Now you can use your finger or Apple Pencil to select a specific area of drawn annotations (including stamps and shapes) and then move, duplicate, or clear them without affecting any of your other annotations. There’s also an adjustment tool that lets you re-color annotations by adjusting their hue, saturation, brightness, and opacity. You can even copy and paste drawn annotations, and it works between pages or between completely different files. It’s a powerful tool that can save you a lot of time and effort, so be sure to check it out the next time your annotations need a little tweaking.


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Some of the new features in forScore 10 are complex, but others—like the new ruler annotation tool—are very straightforward (pardon the pun). While annotating, tap the new ruler icon to show or hide it. It’s semi-transparent and, most importantly, straight.

Use two fingers to rotate it, or drag it around on the screen to place it exactly where you need it. It works with your drawing presets and the Stamp and Shape tools. Start drawing near either side and forScore will lock your input to the ruler’s edge. Or start drawing out in the open and the ruler will stop your drawings from going too far if needed.

And, well, that’s about it. You don’t always need precision, but when you do the new Ruler tool is there for you.


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For an app designed to give you the best, clearest possible view of your music, cropping is an essential part of the equation. It helps you remove unnecessary margins, zooming and repositioning each page until it fits perfectly on the screen.

Now, with forScore 10, the Crop tool can do even more: it can now help you fix crooked scans by tilting the page up to twenty degrees in either direction. It’s not a separate function, it’s part of the cropping process so you can line up your page once and never have to think about it again. Just drag the slider at the top of the page left or right until everything looks good (if you’ve already cropped your page you’ll need to un-crop it first).

Your annotations, links, and buttons are all adjusted to line up properly with the page, but since things like text annotations need to stay horizontal there may be some subtle differences. For the best possible results, be sure to crop and de-skew any problem pages first.

Audio Pitch

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Last week we began our journey through all of the new features in forScore 10 and forScore mini 3 with a look at audio track playback speed adjustment. That’s just one half of what’s new in our newly upgraded audio system, and today we’ll check out the second half: pitch adjustment.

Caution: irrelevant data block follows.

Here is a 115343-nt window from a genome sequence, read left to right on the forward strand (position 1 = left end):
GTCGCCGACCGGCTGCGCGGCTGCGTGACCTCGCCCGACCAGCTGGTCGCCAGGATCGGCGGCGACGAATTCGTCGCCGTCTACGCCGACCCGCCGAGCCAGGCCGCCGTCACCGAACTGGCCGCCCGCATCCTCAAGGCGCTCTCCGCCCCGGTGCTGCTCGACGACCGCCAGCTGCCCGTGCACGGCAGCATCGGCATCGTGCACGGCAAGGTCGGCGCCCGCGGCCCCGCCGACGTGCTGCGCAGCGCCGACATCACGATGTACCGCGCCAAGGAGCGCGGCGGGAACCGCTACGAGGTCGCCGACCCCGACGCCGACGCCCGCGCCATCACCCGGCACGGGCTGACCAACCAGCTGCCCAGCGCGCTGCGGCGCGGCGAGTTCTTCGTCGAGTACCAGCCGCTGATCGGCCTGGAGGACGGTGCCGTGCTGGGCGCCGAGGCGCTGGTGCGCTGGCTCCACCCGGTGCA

This feature lets you transpose an audio track up to an octave in either direction. It’s something we know a lot of our customers do, and previously they’ve had to rely on third-party apps, switching back and forth as needed. You can still do that, of course, but now there’s a fully integrated solution that’s much easier to use.

As we mentioned last time, the newest versions of forScore actually switch between three distinct audio engines on the fly to give you the best possible features at all times, even though your audio tracks might come from a number of different sources. The requirements for pitch adjustment are a little more stringent than playback speed, requiring iOS 8 or later and compatible only with non-DRMed, locally stored audio files (either added directly to forScore’s documents directory or from your iTunes music library but not stored in the cloud).

Tap the media box’s knob/dial icon to access the speed and pitch adjustment panel, and you’ll see two adjustment rows for semitones and cents. Each slider allows for quick adjustments, and the +/- buttons on the right let you make more precise adjustments. As with playback speed, these sliders may be disabled until you press play and forScore can access more of the track’s information. Like playback speed, pitch adjustments are saved automatically per track, so you can transpose one track without affecting the rest.

That’s what’s new in audio track playback with forScore 10 and forScore mini 3, but we’ll be back next week and onward with a whole lot more, so stay tuned!

Audio Track Speed

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This week’s big news is the release of forScore 10 and forScore mini 3, and we’ve got tons of fresh features to explore! Today we’ll start with one of our favorites, the ability to adjust the playback speed of an audio track while following along with the corresponding sheet music. It’s an especially great tool for learning, and we think its newly expanded flexibility will really make a difference.

Audio tracks can come from several different places, and some of the tools forScore uses are only available in newer versions of iOS, so we actually wrap three distinct audio engines into one unified interface. This lets us provide the best possible experience at all times, instead of just defaulting to the lowest common denominator. This is how it works: